Certain ethnic groups tend to follow certain naming patterns when choosing names for children. Keep in mind that these patterns are cultural norms. They are not set in statute. They are not part of an ecclesiastical edict. There can be exceptions, particularly when both grandfathers (or grandmothers) have the same first name or when there has been a significant argument with a certain relative.

Use the naming patterns as a suggestive clues not as an established certainty.


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One response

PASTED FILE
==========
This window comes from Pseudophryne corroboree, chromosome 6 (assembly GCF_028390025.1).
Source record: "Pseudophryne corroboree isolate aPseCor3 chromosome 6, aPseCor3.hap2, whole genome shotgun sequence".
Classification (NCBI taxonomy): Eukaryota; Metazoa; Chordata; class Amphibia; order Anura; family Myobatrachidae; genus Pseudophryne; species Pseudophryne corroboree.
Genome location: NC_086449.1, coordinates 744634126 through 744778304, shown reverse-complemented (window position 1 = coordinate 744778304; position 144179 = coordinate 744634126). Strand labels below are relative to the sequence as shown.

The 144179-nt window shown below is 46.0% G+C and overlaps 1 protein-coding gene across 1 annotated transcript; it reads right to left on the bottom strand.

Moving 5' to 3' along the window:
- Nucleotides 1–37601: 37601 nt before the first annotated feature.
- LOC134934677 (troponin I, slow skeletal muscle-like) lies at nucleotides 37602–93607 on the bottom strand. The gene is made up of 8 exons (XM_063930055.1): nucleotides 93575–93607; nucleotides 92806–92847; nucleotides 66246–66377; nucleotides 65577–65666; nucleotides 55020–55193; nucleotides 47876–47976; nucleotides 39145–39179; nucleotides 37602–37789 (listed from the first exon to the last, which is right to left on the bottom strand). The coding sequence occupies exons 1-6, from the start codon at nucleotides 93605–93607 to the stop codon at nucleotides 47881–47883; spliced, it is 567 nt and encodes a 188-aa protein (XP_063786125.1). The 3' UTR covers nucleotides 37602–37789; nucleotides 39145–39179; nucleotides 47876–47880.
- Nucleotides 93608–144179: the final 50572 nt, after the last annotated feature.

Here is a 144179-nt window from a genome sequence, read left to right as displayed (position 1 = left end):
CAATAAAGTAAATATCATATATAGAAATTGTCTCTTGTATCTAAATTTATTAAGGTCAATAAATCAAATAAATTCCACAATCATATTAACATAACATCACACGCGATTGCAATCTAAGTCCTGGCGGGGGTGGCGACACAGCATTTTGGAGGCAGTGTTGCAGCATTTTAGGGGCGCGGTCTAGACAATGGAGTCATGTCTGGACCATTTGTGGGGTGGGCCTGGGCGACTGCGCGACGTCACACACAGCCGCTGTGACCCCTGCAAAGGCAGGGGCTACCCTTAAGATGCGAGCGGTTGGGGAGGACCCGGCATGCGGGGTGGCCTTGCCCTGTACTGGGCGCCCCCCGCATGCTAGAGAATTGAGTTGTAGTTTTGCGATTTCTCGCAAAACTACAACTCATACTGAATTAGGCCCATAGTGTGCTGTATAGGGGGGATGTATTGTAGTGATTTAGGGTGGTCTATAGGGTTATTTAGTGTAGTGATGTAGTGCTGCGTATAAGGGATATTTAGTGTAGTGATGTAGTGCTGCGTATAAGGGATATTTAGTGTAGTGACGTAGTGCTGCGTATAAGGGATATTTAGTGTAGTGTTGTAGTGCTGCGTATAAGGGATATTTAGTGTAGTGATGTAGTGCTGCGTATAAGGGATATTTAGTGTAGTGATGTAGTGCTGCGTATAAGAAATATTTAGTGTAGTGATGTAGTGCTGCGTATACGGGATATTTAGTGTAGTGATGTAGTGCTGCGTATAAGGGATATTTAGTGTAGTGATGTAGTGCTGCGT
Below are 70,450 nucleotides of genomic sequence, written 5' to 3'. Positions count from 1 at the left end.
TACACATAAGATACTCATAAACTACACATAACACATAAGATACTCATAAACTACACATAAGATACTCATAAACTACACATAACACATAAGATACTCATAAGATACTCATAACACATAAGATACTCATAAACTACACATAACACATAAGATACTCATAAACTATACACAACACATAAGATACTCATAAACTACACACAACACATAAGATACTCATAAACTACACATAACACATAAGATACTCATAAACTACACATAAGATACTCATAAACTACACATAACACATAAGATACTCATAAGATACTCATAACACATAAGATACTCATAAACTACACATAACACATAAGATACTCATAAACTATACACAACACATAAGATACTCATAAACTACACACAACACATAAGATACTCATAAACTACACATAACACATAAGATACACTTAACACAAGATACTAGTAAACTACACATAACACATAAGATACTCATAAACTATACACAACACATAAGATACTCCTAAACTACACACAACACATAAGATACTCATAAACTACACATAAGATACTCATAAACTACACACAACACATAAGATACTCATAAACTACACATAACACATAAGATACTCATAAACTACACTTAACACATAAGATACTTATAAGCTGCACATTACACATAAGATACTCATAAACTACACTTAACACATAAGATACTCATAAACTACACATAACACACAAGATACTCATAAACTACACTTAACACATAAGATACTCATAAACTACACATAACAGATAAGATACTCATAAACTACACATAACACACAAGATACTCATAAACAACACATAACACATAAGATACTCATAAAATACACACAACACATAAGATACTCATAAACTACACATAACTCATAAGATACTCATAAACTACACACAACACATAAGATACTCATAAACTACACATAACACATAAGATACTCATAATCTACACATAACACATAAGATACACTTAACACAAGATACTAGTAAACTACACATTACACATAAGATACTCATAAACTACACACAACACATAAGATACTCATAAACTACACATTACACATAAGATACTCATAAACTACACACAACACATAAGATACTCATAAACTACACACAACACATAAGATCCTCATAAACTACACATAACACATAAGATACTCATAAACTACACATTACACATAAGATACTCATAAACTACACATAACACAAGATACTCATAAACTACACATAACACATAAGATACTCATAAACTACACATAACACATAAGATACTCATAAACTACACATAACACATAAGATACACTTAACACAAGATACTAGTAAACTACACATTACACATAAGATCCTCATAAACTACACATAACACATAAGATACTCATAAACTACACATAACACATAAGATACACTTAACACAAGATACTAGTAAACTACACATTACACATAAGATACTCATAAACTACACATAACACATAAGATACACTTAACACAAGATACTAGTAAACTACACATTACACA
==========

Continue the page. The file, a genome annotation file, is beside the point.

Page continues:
1. Oh, my family is REPLETE with such a naming pattern. I thought my Dad’s immediate family was troublesome, as I went back two generations. No. This was merely my training ground, I quickly discovered. Once I got back a few more generations, to my sixth great-grandfather’s family, this naming pattern became my worst nightmare! Just how many named John, Valentine, Abraham, Charles, Joseph can their be? All with the same surname, I might add. Oi! My fifth great-grandfather is one of a plethora of Valentines, two of the first cousins born in the same year! Is it any wonder I can’t pin mine down? I sometimes feel they are all looking down upon me, while I’m trying like crazy to sort it all out, and having a jolly good hoot over my situation. Face/palm. Thanks, guys. Love you, too.

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